The Environment Agency fish farms at Calverton and Leyland have lifted their self-imposed ban on using only Tench Rhabdovirus-free broodstock, following a two-year investigation into the disease and its distribution in rivers across England and Wales.

The investigation was prompted by an outbreak of the disease in 2004 at the two fish farms, and the subsequent decision to clear and disinfect both farms as a precautionary measure.

“The 2004 decision was not an easy one because we knew very little about the distribution and the threat of the disease. The virus had only been seen once before in the UK and had been connected with a number of fish deaths,” explained Environment Agency Fisheries Policy Advisor Paul Lidgett.

Calverton fish farm in Notts.

“We could not allow potentially infected fish to be stocked into the wild and put fisheries at risk. Since then we have only used broodstock that has tested negative for TeRV antibodies. This has meant that we have become dependent on just a few sources of broodstock, thus putting the long-term production of certain species, especially chub, dace and barbel, at risk.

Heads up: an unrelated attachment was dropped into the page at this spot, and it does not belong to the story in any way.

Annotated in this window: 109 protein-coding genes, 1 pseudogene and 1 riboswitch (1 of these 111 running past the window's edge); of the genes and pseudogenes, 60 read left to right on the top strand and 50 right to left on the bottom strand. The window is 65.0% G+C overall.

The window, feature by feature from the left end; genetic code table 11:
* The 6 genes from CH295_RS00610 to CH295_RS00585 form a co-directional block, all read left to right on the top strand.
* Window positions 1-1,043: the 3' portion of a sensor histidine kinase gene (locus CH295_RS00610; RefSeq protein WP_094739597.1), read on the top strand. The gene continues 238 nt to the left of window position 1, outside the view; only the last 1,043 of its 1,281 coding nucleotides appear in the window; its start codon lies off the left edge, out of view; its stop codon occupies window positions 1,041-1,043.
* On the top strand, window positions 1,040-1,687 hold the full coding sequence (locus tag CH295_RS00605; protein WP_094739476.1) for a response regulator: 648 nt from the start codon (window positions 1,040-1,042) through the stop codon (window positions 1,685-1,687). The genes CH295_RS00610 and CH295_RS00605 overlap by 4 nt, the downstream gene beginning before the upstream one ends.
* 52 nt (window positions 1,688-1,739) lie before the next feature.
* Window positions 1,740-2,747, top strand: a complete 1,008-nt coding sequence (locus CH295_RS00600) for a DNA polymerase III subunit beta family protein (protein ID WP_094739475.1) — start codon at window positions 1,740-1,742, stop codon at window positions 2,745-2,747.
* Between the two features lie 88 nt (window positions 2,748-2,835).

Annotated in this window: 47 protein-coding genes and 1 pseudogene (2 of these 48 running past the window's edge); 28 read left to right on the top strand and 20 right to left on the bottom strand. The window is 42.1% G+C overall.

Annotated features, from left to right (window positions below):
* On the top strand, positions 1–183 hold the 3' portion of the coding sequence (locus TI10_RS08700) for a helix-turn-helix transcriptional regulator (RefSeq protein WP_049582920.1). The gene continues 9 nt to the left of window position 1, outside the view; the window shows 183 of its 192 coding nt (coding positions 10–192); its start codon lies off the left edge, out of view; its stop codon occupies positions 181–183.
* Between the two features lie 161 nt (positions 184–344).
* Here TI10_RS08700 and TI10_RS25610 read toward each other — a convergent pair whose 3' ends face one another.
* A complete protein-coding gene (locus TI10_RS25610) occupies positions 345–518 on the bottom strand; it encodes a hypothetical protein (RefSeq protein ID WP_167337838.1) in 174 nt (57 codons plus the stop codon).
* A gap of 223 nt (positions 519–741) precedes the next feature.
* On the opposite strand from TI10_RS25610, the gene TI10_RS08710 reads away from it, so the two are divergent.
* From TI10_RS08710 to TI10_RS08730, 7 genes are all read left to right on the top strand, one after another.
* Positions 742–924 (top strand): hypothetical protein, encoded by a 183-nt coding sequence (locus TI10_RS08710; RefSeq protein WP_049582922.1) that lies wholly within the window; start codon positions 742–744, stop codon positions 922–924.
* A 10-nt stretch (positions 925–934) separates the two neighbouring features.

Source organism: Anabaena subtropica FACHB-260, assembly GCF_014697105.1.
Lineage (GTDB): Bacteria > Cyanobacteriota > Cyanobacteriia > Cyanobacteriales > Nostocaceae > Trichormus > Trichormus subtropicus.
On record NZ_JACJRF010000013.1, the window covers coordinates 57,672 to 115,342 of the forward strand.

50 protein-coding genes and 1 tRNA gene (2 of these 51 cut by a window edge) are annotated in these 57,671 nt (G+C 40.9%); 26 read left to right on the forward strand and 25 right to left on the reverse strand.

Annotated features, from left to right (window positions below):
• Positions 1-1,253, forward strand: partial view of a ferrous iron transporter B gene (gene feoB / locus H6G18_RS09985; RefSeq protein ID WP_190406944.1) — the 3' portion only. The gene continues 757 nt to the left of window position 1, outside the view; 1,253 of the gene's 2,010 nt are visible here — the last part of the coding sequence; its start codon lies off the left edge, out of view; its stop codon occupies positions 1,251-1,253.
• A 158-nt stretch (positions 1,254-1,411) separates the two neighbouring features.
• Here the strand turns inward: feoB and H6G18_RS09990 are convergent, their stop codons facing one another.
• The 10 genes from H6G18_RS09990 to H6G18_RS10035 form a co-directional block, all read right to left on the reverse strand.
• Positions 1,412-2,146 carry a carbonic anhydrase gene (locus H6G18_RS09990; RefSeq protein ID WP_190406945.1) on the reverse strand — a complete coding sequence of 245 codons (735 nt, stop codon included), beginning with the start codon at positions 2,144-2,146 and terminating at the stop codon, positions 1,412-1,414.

“Since 2004 we have been using a new technique developed by the Centre for Environment, Fisheries and Aquaculture Science that identifies which fish have been in contact with the disease. This has helped us collect more information on the distribution of TeRV. We have used this information to review whether the disease poses a continued threat to our coarse fish farms and wild stocks of coarse fish.”

This review has concluded that TeRV is widespread in most rivers throughout England and Wales including the Thames, Severn, Trent and Great Ouse, and that there is no evidence of an impact on these populations of wild fish.

The evidence was presented to the Environment Agency’s Category 2 parasite review group, an expert panel of fish health scientists, in June. The panel consisted of, Nigel Hewlett, and Chris Williams from the Environment Agency, Professor Jimmy Turnbull from Stirling University, Dr Ruth Kirk from Kingston University, Bernice Brewster, a private fish health consultant, and Dr Steve Feist from the Centre for Environment, Fisheries and Aquaculture Science.

“The review group agreed with our findings and recommended the Environment Agency lift its ban. The decision means there are now no restrictions on broodstock selection and our restocking programmes will continue unabated,” continued Paul Lidgett.

Alan Henshaw, from the Evironment Agency’s Calverton Fish Farm said: “This does not mean we do not consider TeRV a threat to our fish farms. Any disease on a fish farm can cause problems.  However, both Calverton and Leyland now have the latest biosecurity measures in place and this will reduce the risk from TeRV and other diseases.”

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